Microstructural Characteristics of Paint Pigments


Kevin Kenific
kk005j@mail.rochester.edu

University of Rochester
Department of Optics

Introduction:

The art of painting is essentially the organization of colors on a surface in order to depict or convey some situation or idea. Like cooking, painting is both an art and a science. Aside from the large number of questions regarding form and content, the physical constituency of a painting must be considered at length. Choice of surface, surface preparation, the color application process, and most importantly, the colors themselves are all aspects of the mechanics of painting that deserve much attention because they are inextricable from ideas of form and content as they are the means by which these things are conveyed.

The chemistry of painting has long been a subject of investigation in order to determine the most permanent pigments and most permanent pigment combinations. In this project, artists' pigments are compared to student grade pigments in order to determine differences in chemical composition and differences in the physical structure of pigment particles. Comparison was also done between pigments used for under painting and over painting.

 

Methods:

Pigments were obtained from oil paint by washing the paint in turpentine to strip the oil from the pigment. The residual turpentine and oil were removed with acetone. Samples of each pigment were then attached to sample stubs with carbon tape and sputtered with gold to increase their conductivity. Each sample was then imaged and compositional analysis was conducted using EDAX and ZAF correction. Imaging conditions varied so as to reduce charging, which proved to be the main obstacle in obtaining images of the pigments. The most common imaging conditions consisted of acceleration voltages less than 5 kV, aperture setting 1, and a slow scan rate, or the use of TV integration mode. EDAX analysis proved far easier. The working distance was set to 20 mm with a magnification of 10,000X or 20,000X. The aperture setting was 2 so as to increase the x-ray count. Each pigment analysis was done three times in different regions of the specimen so as to reduce the effects of anomalies.

 

Titanium White vs. Zinc White

Figure 1. Titanium white (left) and zinc white (right) both at 20,000x.

Figure 2. EDAX spectra for titanium and zinc white.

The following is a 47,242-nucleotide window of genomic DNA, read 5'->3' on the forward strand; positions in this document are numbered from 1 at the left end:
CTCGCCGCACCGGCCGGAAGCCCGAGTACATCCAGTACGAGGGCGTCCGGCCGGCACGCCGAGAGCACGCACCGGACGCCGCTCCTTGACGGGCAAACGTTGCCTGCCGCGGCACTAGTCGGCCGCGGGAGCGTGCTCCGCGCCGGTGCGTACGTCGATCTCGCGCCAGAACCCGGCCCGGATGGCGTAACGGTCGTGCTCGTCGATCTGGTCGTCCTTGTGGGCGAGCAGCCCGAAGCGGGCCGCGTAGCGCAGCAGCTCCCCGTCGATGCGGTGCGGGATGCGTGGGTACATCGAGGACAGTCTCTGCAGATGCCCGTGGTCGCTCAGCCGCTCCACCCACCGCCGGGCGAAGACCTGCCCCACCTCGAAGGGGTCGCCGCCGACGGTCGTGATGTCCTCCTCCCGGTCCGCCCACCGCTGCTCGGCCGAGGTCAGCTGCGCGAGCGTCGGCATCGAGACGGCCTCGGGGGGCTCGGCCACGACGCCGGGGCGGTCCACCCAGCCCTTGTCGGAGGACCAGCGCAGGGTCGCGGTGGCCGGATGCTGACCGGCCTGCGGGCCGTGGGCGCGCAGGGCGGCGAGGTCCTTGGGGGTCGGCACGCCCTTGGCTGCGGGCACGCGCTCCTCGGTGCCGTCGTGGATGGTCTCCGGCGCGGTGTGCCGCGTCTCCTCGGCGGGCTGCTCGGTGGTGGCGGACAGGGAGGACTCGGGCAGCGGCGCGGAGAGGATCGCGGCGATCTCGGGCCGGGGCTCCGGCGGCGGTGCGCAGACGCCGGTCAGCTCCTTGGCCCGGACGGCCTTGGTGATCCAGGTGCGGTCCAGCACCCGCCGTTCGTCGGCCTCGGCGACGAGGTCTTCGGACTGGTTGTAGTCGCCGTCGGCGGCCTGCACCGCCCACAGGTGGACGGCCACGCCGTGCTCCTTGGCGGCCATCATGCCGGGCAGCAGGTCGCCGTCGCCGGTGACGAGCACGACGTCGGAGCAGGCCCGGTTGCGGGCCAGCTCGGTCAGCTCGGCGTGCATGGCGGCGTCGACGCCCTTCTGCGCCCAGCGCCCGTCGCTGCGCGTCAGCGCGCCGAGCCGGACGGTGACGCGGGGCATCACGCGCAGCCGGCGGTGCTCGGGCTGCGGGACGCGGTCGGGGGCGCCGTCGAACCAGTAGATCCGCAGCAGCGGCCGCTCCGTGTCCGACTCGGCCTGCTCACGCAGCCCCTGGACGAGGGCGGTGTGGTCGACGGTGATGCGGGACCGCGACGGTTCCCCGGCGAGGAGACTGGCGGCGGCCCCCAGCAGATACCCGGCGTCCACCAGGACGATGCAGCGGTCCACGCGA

Titanium white is intended for under painting while zinc white is used for over painting. or glazes. This is determined by the oil absorption and opacity of these pigments. Pigments suited for under painting are characterized by a low oil absorption and high opacity. Oil paintings traditionally start with layers with minimal oil content with each successive layer having increasing oil content. This arrangement prevents the paint surface from cracking as the layers oxidize. As oil oxidizes it expands. If a paint with high oil content is used beneath one with a lower oil content it will expand more than the the surface layer causing it to crack. Oil absorption is a function of particle size. As particle size decreases, the total surface area of a volume of pigment increases. Oil bonds to the surface of the pigments and more is required as surface area is increased. The degree of opacity is determined by a pigment's ability to scatter light, which is really just the pigment's refractive index. Titanium dioxide has a refractive index of 2.72 [1] while that of ZnO is 2.01.

Figure 2 shows that titanium white is composed of much more than titanium dioxide crystals. Calcium, zinc, and magnesium are added to decrease the tendency of the paint to yellow with age and exposure. Aluminum is added to modify the surface polarity of the crystals so that they disperse more uniformly in a nonpolar vehicle-linseed oil.The carbon detected is likely the result of residual oil and the carbon tape.[2]

On the other hand, zinc white is a very pure, untreated pigment. This is basically because ZnO disperses well in oil in accord with its high oil absorption and because it has a minimal tendency to yellow.

 

Cadmium Red vs. Cadmium Red Hue

 

Figure 3. Cadmium red (left) at 10,000x and cadmium red hue (right) at 3,000x.

Figure 4. EDX spectra for cadmium red and cadmium red hue.

 

Cadmium red hue is a student grade pigment and on average costs about $7 for a 75 mL tube while artists' grade cadmium red is approximately $17 for 75 mL from Windsor and Newton, the largest oil paint manufacturer. Figures 3 and 4 indicate stark differences between these pigments. Cadmium red is an inorganic pigment consisting mostly of the mineral cadmium sulfide, CdS. However, selenium, a member of the same group in the periodic table as sulfur, may serve as a substitute for sulfur in the crystal lattice roughly maintaining the physical characteristics of the crystal while simultaneously altering its hue. The variation of the ratio of cadmium to selenium allows a range of colors from orange to dark maroon. Cadmium sulfoselenide crystals measure .5 microns on average. [3]